So… I got liquidated when after Elon Musk-inspired pump to $57,000 Bitcoin crashed to $50,000-ish. Basically, I got liquidated when I kept doubling my losing long position. I should have cut losses at a certain price level. The funny thing is that the initial position is small, but then it ballooned because I used the extremely dangerous Martingale strategy.
Martingale - All or nothing and all risk
I never learned my lesson. I’m always falling into the same Martingale trap after so many failed Martingale set-ups. The first time was the gambling joint in Makati Avenue where I used my father’s money to bet in a clandestine casino. Jeez, it should have been enough of a lesson. The second time is JustDice with small amounts; the third is Bustabit (I lost 2 btc here, but a bitcoin was less than $300 then). And now with Bybit derivative exchange!
Gladly, the recent fuckup in Bybit was only bonus money that can’t be withdrawn anyway. Nevertheless it is a $74 lesson that will serve me in future TA. I also remember the Bybit trading bot that also used Martingale. The profits were good in two months but then bam! One mistake and all crashed down.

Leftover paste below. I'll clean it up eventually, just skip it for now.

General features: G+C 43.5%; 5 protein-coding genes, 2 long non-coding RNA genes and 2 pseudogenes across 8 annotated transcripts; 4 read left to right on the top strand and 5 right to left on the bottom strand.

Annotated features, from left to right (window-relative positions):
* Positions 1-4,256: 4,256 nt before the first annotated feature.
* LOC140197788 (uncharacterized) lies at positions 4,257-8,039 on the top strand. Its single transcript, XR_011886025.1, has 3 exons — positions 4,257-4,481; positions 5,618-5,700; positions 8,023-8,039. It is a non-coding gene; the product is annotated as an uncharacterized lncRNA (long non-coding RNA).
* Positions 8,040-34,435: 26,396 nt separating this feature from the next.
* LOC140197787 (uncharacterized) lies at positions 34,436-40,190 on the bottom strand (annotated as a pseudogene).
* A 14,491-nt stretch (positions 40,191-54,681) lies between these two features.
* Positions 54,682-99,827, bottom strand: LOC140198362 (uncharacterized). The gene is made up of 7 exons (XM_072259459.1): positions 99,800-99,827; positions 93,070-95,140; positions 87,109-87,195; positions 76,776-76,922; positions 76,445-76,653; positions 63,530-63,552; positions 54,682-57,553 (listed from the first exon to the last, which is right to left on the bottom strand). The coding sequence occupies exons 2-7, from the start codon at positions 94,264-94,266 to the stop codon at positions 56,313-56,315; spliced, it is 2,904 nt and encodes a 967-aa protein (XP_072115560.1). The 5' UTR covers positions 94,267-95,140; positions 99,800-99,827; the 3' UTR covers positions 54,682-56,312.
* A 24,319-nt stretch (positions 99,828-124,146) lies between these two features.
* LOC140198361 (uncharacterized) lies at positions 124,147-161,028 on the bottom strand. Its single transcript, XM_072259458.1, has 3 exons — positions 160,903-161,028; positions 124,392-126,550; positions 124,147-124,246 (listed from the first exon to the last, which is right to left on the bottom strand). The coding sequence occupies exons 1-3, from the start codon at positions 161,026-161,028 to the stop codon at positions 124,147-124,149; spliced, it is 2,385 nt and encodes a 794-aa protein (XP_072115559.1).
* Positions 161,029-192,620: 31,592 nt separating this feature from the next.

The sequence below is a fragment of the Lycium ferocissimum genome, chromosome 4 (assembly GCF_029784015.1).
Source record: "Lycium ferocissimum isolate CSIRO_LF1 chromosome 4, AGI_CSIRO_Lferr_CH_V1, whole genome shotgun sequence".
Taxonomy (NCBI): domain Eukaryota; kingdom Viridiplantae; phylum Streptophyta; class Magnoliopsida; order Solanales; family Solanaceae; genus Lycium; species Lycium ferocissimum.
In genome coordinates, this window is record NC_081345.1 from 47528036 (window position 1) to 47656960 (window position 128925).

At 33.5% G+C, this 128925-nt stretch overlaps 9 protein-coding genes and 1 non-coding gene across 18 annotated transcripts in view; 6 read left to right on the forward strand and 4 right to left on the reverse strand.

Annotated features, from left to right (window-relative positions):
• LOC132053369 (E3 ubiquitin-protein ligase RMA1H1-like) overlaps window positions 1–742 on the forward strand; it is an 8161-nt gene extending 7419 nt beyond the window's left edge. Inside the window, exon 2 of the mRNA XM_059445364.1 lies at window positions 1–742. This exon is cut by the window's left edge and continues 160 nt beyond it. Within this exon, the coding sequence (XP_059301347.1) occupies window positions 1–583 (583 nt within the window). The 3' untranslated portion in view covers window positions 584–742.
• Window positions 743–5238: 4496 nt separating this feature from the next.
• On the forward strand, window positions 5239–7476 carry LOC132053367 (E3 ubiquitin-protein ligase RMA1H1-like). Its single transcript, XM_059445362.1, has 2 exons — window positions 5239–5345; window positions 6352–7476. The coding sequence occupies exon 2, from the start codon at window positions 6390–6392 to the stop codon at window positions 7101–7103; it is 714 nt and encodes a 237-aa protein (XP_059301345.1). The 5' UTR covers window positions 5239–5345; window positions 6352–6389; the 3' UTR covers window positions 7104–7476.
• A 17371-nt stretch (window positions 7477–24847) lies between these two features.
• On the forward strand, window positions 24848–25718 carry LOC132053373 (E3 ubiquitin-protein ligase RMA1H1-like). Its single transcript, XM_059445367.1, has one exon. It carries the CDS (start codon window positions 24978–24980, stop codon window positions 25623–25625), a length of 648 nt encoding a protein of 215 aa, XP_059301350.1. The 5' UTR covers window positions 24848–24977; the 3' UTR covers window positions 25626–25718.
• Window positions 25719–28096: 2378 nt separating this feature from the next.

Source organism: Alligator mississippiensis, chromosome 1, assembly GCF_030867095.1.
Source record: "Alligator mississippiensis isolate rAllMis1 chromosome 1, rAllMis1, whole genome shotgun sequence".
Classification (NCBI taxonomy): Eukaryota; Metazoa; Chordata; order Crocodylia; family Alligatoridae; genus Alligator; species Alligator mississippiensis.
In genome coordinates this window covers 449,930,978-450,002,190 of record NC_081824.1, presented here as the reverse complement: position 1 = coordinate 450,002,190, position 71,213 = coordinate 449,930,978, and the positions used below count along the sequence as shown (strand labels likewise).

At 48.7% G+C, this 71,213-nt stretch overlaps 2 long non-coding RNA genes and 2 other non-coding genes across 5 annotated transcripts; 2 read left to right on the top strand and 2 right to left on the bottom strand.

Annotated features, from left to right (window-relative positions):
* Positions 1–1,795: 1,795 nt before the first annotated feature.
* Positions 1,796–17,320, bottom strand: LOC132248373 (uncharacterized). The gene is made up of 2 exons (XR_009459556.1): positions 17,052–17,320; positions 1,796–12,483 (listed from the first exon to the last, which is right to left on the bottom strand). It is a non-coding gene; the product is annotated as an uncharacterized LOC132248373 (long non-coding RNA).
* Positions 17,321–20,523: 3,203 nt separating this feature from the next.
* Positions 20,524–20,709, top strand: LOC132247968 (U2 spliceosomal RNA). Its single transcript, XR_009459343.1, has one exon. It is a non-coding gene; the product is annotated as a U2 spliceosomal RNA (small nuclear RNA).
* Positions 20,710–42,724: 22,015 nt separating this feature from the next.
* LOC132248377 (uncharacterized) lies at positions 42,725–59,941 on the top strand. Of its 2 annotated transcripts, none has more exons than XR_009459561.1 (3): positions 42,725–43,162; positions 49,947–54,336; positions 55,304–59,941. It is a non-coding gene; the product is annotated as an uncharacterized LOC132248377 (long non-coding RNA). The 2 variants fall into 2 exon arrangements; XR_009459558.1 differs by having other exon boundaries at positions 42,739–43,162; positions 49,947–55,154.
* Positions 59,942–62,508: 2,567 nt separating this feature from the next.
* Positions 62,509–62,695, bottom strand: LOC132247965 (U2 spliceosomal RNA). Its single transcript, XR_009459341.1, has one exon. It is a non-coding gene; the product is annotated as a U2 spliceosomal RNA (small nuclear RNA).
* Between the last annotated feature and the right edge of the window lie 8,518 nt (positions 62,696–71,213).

Martingale is the antithesis of letting your winners run and cutting your losses quick. In the Martingale strategy, you stick to the initial position size and target and then if the trade goes against you, you double your position. So basically, you cut potential profit when it could be bigger but you will not realize small losses and instead increase potentially much bigger losses.
Regarding dollar-cost-averaging strategy (DCA), it is different from Martingale because with DCA, you already have preset conditions to buy and buy more at a lower level - unlike Martingale which is doubling every position exponentially.
By the way, some of the ideas written here is obsolete. Times and strategies change.
The risk-to-reward ratio strategy written here is definitely a superior strategy. The post has links to more articles on the subject.
Being liquidated after so many years since the last time reminded me that knife catching is a riskier proposition than following the trend.
Also I learned with intensity that KDJ indicators can have prolonged oversold/overbought conditions. The secret lies in the pattern and not the numerical value.